Having said this, it now becomes clear why a mu’min must be truthful. It is not simply a matter of how much we pray or fast although these are important duties as Allah asks us to do so. However, what is of utmost importance is how committed we are in giving up our own ideas, and ways of thinking and living to adapt ourselves to the Truth. If we are servants of Allah then no matter who tells us something true, we would accept it without hesitation.
For example, if we have said something wrong and someone tells us this, then we should accept it, no matter who is telling us, even if it is a child. Truth does not belong to the person who mentions that Truth. Truth comes from Allah Alone. We should not think that if we accept something true from someone that it means that we are somehow doing a service to that person.
On the contrary, we are in fact doing a service to ourselves because, wherever it may be found, Truth is from Allah. In fact, even if our enemies tell us something true we must be able to recognise and decide whether it is true or not; and if it is true, we must accept it. This is the true mu’min.
A real mu’min is constantly in search for true ideas and wisdom. They do not wait for others to approach them with the true; they search for it. Some people simply continue with their daily lives and if someone comes along and tells them something, then finally think about whether to accept it or not. However, the mu’min is constantly searching for the Truth, looking for people to come and correct him. They want to find people who can present their mistakes and errors to them to improve themselves.
Imam Sadiq said: “My best brothers are those who offer to me, who present to me as gift, my faults, my mistakes, my deficiencies.” Of course, the Imam himself is a ma’soom; this for our benefit. So we must ask every brother, sister, or child to inform us if they observe any mistake in us or know anything about us that can assist in our self-improvement. Then, if someone for any reason mentions a negative trait, we are to appreciate it.
A long time ago I once read an interesting and informative story which I have not found in any other book. Apparently, in the early days of Islam, when people were sitting in the masjid in rows, before or after congregational prayers, one of the things some people did was walk up and down the rows, just as people do so today with a collection bag for donations. However, in those days, they did not ask for money; rather they asked everyone to tell them if they knew anything about them. This was the way they were tried to improve themselves.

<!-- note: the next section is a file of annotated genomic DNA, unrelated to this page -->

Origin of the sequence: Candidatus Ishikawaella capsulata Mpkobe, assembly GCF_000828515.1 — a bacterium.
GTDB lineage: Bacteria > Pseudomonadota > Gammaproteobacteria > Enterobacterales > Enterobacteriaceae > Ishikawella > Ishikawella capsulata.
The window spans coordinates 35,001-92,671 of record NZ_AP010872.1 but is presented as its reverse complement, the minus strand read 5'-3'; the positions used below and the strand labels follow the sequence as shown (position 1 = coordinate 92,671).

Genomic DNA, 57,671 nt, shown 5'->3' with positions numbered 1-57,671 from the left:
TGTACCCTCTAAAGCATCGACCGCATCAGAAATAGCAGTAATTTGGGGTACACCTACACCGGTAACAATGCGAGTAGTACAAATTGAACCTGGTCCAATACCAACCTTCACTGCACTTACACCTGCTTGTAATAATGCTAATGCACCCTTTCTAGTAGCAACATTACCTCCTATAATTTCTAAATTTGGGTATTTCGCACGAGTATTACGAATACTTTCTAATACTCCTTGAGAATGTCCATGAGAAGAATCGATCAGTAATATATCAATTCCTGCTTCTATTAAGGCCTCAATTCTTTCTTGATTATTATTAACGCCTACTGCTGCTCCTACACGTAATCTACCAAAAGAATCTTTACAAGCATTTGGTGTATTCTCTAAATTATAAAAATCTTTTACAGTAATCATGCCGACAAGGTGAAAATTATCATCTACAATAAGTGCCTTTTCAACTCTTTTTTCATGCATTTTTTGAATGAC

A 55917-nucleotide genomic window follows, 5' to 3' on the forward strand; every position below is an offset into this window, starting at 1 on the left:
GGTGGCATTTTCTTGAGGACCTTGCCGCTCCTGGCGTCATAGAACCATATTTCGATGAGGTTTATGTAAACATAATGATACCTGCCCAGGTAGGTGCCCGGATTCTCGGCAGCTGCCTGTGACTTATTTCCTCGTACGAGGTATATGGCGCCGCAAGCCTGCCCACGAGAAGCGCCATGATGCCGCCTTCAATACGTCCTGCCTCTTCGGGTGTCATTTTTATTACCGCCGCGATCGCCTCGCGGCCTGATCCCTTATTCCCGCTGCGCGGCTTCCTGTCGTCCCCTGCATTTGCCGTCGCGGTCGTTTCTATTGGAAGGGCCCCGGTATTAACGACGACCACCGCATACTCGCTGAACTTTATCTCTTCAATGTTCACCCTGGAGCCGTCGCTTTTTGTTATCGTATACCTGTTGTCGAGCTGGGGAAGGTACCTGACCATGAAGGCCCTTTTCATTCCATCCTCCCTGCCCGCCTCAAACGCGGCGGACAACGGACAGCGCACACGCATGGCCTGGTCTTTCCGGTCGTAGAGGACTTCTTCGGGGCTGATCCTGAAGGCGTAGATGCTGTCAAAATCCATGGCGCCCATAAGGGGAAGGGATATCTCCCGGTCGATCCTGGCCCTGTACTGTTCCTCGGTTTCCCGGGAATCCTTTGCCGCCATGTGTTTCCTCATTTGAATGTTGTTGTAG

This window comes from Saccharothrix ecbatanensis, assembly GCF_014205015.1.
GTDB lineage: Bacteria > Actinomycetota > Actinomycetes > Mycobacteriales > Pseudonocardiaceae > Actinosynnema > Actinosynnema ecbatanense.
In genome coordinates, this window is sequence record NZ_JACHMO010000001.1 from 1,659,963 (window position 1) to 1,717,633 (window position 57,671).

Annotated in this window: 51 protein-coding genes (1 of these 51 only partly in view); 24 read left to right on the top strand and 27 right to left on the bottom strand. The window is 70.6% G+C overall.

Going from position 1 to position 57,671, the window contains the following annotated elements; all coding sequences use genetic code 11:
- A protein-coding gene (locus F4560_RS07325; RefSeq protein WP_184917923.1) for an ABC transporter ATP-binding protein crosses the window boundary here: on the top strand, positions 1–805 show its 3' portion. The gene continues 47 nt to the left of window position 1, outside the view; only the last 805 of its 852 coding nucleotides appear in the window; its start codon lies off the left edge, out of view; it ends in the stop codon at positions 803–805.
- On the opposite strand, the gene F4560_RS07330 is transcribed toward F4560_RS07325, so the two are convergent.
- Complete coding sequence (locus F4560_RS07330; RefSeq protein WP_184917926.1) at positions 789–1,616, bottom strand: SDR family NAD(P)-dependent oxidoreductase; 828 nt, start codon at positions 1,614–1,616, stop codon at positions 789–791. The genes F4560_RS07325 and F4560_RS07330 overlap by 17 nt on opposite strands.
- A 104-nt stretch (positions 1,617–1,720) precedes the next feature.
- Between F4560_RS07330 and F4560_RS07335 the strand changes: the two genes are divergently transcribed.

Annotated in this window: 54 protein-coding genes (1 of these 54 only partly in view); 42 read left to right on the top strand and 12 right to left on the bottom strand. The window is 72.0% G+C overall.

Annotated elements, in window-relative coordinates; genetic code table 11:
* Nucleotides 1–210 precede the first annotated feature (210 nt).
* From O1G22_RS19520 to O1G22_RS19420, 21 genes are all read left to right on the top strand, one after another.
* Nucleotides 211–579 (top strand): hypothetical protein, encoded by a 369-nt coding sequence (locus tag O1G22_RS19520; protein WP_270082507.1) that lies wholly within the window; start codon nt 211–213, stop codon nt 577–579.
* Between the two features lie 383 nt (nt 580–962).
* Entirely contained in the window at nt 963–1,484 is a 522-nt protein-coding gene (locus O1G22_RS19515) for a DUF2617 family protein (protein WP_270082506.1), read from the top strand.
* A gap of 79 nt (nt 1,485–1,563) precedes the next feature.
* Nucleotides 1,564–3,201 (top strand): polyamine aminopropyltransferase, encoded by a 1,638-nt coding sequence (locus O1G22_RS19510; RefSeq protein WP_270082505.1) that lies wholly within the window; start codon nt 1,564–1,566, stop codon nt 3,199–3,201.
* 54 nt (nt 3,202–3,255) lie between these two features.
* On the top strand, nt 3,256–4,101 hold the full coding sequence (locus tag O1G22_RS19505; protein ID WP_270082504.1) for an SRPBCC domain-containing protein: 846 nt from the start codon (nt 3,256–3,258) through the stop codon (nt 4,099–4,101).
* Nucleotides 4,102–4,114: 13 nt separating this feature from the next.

However we are usually far from behaving in a similar manner. Often we become angry even if someone very nicely and politely comes and tells something in private. In fact, even if we do not become angry, we may not take their words seriously.
One of my teachers gave a very beautiful example. He asked us what we would do if someone came and told us that we had a spot of mud or something similar on our face. Of course, we would immediately go and check in the mirror, try to remove it and thank that person for telling us. We would not think about things such as whether that person was our friend or not, whether they were young or old, rich or poor. We would appreciate and thank whoever had told us this, go in front of a mirror and try to remove that mud.
So what is it that prevents us from accepting and appreciating what people tell us about any bad quality or bad habit that they have seen in us, which is like a black spot on our heart? Indeed we should be more thankful for that information.
We cannot judge or measure whether someone is a good servant of Allah simply by seeing how much they pray, fast, or recite the Qur’an, although of course these are all very important. Real servitude is to give priority to Allah, to give priority to the Truth which comes from Allah and to be always ready to change oneself for the better, giving up our own ways of thinking or doing things for the sake of Allah. This is the real test and challenge.